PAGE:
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Tailoring the surface morphology of Ni at the nanometric scale by ultrashort laser pulses

Abstract : Ultrafast-laser irradiated surfaces are self-organizing systems that form intricated micropatterns and nanopatterns. Different shapes of randomly and periodically dispersed nanostructures emerge from a homogenous metal surface, resulting in a remarkable display of dissipative structures. Under femtosecond laser irradiation with a controlled amount of energy, the formation of nanobreath-figure, nanocrosshatch, nanopeaks, nanohumps, nanobumps, nanocavities and nanolabyrinthine patterns are reported. The fabrication of these 2D different nanostructures may allow for novel surface functionalizations aimed at controlling mechanical, biological, optical, or chemical surface characteristics on a nanometric scale. We demonstrate that using crossed-polarized double laser pulses adds a new dimension to the nanostructuring process since the laser energy dose and multi-pulse feedback modify the energy gradient distribution, crossing key levels for surface self-organization regimes.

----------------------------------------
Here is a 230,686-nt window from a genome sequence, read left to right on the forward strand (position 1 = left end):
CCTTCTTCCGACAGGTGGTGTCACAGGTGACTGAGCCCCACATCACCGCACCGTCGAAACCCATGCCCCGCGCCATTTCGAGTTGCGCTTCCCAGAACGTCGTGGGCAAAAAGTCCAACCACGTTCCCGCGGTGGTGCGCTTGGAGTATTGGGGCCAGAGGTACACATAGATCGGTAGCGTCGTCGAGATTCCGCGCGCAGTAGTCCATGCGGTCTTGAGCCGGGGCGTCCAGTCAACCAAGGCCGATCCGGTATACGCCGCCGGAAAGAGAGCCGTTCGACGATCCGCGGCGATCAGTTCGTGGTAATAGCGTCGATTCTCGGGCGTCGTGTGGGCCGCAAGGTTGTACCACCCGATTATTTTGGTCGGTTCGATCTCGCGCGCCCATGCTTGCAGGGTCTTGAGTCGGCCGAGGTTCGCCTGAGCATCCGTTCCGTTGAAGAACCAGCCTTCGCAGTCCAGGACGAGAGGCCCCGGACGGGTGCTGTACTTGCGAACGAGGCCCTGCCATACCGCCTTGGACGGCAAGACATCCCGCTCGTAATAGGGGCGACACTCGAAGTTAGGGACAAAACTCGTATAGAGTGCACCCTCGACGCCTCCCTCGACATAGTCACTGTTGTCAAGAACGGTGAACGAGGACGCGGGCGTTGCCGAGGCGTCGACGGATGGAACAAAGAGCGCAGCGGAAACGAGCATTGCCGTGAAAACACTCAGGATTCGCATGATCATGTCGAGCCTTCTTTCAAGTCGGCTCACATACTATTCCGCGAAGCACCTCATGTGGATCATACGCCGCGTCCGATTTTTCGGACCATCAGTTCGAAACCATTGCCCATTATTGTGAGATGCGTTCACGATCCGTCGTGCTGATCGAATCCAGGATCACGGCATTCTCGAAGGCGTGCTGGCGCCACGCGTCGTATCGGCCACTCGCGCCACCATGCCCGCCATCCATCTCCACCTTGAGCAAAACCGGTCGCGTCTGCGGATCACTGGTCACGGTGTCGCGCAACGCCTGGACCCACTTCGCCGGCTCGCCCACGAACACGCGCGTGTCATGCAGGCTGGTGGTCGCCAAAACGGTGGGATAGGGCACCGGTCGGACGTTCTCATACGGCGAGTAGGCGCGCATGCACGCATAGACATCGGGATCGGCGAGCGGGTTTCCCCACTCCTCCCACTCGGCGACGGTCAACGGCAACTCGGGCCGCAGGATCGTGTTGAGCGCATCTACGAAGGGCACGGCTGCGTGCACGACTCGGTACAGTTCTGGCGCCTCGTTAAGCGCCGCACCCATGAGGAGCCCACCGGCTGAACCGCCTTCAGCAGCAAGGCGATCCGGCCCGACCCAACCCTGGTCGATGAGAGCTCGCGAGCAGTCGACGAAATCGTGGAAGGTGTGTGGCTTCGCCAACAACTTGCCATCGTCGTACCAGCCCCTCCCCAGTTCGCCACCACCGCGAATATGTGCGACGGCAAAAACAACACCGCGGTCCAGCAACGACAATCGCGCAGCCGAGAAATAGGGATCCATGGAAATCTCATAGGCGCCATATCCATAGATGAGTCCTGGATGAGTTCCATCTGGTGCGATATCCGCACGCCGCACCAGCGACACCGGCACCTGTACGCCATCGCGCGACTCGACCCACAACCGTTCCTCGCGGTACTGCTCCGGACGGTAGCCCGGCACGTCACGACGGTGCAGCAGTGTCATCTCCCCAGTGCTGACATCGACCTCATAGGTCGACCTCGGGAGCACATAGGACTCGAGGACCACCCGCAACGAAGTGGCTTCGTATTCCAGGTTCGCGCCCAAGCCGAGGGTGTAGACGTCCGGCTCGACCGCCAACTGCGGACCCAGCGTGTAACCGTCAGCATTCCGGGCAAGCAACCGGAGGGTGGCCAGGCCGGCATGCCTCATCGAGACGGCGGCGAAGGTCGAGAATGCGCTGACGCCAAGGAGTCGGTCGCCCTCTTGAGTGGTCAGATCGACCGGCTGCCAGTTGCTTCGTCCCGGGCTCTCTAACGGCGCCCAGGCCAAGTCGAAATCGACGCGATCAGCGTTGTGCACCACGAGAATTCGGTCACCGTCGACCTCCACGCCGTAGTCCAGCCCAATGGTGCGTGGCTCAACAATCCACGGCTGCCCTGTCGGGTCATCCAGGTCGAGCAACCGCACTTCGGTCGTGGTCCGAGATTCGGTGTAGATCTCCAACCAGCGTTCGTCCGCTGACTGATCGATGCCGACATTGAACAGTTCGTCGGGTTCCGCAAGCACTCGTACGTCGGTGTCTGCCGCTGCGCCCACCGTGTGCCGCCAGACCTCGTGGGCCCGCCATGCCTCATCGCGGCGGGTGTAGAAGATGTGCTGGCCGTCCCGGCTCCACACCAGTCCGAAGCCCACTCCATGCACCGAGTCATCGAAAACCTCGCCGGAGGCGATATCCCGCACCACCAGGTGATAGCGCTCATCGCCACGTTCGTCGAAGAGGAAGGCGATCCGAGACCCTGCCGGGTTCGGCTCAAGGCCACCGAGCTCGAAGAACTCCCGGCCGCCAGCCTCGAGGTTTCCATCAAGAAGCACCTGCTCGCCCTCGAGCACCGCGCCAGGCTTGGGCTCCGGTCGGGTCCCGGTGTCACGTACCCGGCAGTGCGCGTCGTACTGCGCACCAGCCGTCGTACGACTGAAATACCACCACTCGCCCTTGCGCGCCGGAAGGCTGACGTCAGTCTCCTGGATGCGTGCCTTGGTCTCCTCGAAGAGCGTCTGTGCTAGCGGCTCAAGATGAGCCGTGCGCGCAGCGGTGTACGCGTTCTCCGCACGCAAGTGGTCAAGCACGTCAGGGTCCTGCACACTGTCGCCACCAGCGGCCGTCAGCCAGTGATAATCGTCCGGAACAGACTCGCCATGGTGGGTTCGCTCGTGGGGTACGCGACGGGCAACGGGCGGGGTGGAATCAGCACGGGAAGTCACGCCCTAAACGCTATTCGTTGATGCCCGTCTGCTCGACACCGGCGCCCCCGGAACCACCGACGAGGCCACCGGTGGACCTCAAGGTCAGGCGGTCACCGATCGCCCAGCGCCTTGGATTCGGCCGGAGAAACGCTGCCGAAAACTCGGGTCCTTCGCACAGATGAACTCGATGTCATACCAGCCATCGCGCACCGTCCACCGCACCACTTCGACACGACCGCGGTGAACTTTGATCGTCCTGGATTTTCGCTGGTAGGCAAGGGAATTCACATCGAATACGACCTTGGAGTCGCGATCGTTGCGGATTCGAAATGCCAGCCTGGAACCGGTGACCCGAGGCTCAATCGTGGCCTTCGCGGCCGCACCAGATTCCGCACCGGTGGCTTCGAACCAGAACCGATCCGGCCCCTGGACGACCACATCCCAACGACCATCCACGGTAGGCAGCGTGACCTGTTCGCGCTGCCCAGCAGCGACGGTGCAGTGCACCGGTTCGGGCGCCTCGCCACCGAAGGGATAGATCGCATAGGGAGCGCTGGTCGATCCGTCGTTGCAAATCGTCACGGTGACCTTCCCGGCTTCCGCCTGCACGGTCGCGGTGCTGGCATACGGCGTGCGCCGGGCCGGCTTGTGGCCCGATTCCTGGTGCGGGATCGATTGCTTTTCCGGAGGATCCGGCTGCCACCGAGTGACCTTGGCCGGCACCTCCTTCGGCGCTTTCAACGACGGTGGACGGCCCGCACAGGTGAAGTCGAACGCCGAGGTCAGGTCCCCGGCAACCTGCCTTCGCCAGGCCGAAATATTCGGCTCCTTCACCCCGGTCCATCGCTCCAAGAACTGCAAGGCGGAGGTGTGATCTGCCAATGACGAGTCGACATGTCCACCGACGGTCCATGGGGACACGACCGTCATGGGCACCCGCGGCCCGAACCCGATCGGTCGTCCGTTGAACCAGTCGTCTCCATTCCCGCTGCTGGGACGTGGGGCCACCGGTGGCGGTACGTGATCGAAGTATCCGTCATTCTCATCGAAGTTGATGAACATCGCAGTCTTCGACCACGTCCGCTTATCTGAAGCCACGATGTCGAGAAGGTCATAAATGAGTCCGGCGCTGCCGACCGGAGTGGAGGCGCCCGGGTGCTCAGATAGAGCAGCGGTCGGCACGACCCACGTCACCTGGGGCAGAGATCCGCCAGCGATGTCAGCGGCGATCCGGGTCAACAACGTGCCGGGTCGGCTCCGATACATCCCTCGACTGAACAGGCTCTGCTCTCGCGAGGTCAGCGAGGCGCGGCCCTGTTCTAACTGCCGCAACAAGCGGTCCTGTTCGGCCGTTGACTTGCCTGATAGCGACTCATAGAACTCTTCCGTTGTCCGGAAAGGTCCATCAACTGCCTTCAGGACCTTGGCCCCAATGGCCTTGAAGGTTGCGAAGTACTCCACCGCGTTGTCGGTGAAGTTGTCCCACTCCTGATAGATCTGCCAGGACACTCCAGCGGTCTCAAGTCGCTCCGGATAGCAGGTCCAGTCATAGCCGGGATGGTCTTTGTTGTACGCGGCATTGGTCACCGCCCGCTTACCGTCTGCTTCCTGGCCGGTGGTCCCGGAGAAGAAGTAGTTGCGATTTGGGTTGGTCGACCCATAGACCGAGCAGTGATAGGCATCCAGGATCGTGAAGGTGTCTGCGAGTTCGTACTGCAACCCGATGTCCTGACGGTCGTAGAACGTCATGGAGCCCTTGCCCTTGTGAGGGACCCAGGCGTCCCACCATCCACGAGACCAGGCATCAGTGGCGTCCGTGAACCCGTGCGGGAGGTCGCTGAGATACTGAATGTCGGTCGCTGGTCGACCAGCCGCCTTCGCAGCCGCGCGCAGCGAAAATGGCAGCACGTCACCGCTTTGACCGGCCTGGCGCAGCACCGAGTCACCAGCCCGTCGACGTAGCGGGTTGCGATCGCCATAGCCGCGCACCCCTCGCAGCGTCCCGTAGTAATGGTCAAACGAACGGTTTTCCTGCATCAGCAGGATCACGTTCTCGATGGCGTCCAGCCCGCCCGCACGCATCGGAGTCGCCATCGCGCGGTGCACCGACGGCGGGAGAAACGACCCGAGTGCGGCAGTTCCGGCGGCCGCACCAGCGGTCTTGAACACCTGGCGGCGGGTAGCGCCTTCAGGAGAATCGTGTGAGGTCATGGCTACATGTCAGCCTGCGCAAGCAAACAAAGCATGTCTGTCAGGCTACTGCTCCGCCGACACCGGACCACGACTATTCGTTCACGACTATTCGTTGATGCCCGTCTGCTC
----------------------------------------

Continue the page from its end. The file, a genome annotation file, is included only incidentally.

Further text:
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Contributor : Jean-Philippe Colombier Connect in order to contact the contributor
Submitted on : Monday, October 24, 2022 - 8:55:01 AM
Last modification on : Wednesday, October 26, 2022 - 3:06:50 AM



Anthony Nakhoul, Claire Maurice, Nicolas Faure, Florence Garrelie, Florent Pigeon, et al.. Tailoring the surface morphology of Ni at the nanometric scale by ultrashort laser pulses. Applied physics. A, Materials science & processing, 2022, 128, ⟨10.1007/s00339-022-06046-2⟩. ⟨ujm-03823707⟩



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